Ryan Trecartin and Ed Atkins are both artists who conspicuously employ the technologies and styles of the digital world in their work and who, moreover, are often thought to comment on the place of digital technology in our culture. Both artists have enjoyed significant institutional exposure in recent years, and last year both had high-profile exhibitions in London, offering an opportunity for comparison. One feature of this conjunction was the way it made apparent an aspect of Trecartin and Atkins’s works that is less frequently commented upon, but which is arguably central to their depiction of the digital era: the role of language.
Trecartin showed at the Zabludowicz Collection, where he presented a reworking of Priority Innfield, a large installation – premiered at the Venice Biennale in 2013 – in which a group of the artist’s films are staged within sculptural environments made with his regular collaborator, Lizzie Fitch. At the core of the installation are videoworks featuring the same cast, sets and fictional world: a future society in which posthumans study their human ancestors through a game-slash-university, revealed in a disjointed sequence of funny and disturbing scenes. Atkins’s London show, earlier in the year, took place at the Serpentine Sackler Gallery. Its central work was a set of three synchronised projections titled Ribbons (2014) – cgi works featuring a self-pitying digital avatar called Dave who is trapped in a cycle of drinking, singing and soliloquising.
Commentators on Trecartin’s films have tended to concentrate on the club kids and other exhibitionists who populate his works, their campy performances and the Internet-era video style through which Trecartin presents them. However, what becomes more apparent when viewing the core films of Priority Innfield is the central role played by Trecartin’s script. A set of key words and phrases repeat throughout these films, including ideas of evolution and devolution – the citizens of the future have apparently evolved into animations, just as dinosaurs apparently evolved into chickens – and a mashup of terms coming from frat culture and reality television. This vocabulary is on full display in the films’ credits, which feature designations such as ‘alphabetical stunt chicken items’, ‘basic animated concept babe’ and ‘basic sorority audition troll’.
In contrast, commentators on Atkins’s work have tended to emphasise the hyperreal qualities of his high-res animations, and the uncanny qualities of the bodies that populate his world. But even a superficial encounter with Atkins’s work at the Serpentine would have revealed the importance of language in his practice. Ribbons is composed of a tissue of textual fragments, including speech, song, subtitles, intertitles and a host of tattooed words that appear on Dave’s forehead and naked torso (‘Don’t Die’, ‘Bankrupt’). Much of this material derives from a prior text by Atkins (released to accompany the current showing of Ribbons at Isabella Bortolozzi Galerie, Berlin) in the form of a prose-poem addressed to a character called X, a love letter by turns a ectionate, despairing andnihilistic (‘So X, asleep at the wheel, windscreen tear-streaked, speeding’), and which was echoed in the London show by a set of annotated text panels that were propped up around the gallery.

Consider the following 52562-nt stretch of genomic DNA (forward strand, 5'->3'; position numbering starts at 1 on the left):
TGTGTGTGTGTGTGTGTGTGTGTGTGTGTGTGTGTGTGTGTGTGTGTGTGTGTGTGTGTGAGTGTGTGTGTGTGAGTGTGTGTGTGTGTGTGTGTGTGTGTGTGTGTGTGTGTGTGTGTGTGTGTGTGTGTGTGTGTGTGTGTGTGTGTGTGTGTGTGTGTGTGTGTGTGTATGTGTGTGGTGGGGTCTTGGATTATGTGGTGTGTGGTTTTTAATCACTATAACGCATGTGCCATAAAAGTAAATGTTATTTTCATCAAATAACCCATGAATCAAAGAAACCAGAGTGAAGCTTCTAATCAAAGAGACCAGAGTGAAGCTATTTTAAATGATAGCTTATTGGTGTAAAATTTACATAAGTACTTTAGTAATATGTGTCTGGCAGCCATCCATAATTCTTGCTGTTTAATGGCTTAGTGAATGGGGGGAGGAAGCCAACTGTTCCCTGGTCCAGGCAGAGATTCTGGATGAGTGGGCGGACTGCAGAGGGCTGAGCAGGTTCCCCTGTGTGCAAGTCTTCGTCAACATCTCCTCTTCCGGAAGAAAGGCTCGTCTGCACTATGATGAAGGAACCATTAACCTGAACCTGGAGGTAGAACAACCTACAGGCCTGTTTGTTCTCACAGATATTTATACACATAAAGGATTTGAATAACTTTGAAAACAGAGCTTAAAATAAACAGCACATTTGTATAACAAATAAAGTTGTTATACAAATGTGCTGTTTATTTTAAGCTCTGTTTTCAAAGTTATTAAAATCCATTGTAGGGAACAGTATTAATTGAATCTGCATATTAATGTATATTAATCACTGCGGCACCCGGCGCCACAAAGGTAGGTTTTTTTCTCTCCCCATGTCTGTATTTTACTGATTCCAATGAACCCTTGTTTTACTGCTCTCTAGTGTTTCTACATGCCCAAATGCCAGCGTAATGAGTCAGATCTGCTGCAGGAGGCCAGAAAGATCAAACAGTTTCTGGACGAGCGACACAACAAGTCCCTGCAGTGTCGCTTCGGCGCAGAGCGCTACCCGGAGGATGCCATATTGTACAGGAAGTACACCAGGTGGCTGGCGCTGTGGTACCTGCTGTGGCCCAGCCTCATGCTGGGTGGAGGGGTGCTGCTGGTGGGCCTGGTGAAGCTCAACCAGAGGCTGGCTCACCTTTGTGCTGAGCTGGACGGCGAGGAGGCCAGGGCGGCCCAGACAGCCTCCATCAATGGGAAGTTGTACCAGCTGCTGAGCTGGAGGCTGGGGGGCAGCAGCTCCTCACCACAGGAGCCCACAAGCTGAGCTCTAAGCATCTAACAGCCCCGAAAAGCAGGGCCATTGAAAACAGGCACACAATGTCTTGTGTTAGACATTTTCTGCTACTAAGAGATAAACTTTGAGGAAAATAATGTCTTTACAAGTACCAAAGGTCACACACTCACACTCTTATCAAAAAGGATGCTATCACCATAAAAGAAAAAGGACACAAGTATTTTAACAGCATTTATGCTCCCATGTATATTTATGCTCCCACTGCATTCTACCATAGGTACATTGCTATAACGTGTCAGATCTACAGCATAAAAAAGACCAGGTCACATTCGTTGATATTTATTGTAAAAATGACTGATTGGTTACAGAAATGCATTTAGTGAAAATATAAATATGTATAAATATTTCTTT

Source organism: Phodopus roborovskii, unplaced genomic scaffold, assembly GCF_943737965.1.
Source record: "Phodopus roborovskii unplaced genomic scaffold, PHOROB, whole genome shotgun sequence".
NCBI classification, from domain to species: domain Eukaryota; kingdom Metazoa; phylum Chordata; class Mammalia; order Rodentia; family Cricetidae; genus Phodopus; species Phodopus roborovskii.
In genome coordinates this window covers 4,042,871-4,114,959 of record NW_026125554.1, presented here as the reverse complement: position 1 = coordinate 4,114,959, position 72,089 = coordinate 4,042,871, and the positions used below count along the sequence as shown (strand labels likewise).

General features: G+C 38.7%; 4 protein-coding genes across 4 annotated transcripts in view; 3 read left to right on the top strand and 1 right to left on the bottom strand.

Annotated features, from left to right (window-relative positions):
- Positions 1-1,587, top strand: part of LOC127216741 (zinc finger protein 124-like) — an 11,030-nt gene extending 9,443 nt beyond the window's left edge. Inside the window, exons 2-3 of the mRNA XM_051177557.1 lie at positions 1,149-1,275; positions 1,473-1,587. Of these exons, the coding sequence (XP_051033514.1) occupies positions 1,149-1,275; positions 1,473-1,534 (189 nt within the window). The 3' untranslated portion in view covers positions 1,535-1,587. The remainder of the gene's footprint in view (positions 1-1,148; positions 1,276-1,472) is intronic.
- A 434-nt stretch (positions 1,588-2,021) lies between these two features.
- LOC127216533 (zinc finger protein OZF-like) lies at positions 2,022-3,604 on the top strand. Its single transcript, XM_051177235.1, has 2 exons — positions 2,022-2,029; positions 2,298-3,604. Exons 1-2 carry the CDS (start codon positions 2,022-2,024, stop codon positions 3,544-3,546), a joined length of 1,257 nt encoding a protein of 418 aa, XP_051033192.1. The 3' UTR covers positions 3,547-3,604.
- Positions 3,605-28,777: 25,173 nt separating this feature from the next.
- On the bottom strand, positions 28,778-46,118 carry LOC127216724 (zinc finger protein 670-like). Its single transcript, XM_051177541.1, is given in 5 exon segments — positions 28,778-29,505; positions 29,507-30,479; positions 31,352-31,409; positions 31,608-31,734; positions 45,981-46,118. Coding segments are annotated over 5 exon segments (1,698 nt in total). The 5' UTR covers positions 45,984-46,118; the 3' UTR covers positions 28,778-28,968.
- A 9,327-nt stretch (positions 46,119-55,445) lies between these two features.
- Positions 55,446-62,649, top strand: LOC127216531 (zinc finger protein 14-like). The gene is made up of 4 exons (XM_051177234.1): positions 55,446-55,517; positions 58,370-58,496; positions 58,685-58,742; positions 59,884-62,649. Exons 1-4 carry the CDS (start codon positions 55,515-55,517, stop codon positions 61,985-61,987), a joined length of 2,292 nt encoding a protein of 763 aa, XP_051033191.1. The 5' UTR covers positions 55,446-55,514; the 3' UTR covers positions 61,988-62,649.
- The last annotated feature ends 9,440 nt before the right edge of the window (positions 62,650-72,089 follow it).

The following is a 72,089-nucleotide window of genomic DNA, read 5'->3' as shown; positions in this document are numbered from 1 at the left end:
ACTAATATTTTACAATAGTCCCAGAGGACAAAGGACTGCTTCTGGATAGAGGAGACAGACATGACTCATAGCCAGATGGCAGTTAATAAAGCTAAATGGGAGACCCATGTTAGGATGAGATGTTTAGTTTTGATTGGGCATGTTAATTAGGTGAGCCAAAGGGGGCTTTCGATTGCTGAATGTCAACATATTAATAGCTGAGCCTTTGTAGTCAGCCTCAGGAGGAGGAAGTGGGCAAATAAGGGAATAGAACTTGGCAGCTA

The language employed by Trecartin and Atkins in their various scripts is superficially distinct, the former’s highly demotic and the latter’s often absurdly literary. But both use language that is characteristic of the digital age, freely blending the jargon of marketing and social media. The following is a typical exchange between a group of Trecartin’s characters: “There’s a rumour that there’s like an antiviral on the market... And it will turn you into a consistent state of night vision... And this state of constant night vision will forever lock you into linearity... Sounds really stupid right?” There is a sense of individuals attempting – and often failing – to map themselves via corporate product, its processes of allegiance and promises of transformation.
Atkins also deploys such jargon-heavy language, as for instance in this excerpt from one of the aforementioned text panels, replete with pseudo-precise lingo that o ers so much more than it delivers: ‘As in: what will su¥ce to prevent disastrous interpretative divergence? – The judicious application of exclamation marks: a deft shu¦e of enthusiastic dark-haired audi-tionee surrogates?’ Moreover, Ribbons also contains an oblique but furious commentary on social media’s spurious processes of affirmation and disavowal, and is sprinkled with references to trolls, haters and likes (‘publicly nursed image, pruned in careful three-quarter profiles and vapid proclivities’, as the Berlin text has it).
Both Trecartin and Atkins are shrewd observers of the role of language as a system through which the subject negotiates his or her place in the world. Both also have a keen understanding of the oddities and particularities of contemporary language systems, most notably those that spread their dominion over digital junkspace.
Beyond this, both artists create loops of language, endlessly rehearsed and re-rehearsed, within narrative structures that resemble nothing less than nightmarish videogames offering only an illusion of advancement. The two artists may deal with very different identities in the projects analysed here – Trecartin with variously queer and female identities, and Atkins with that of a straight male melancholic – but both reveal a horrific vision of the contemporary subject’s entrapment, an entrapment defined primarily through language.
This article was first published in the January & February 2015 issue of ArtReview.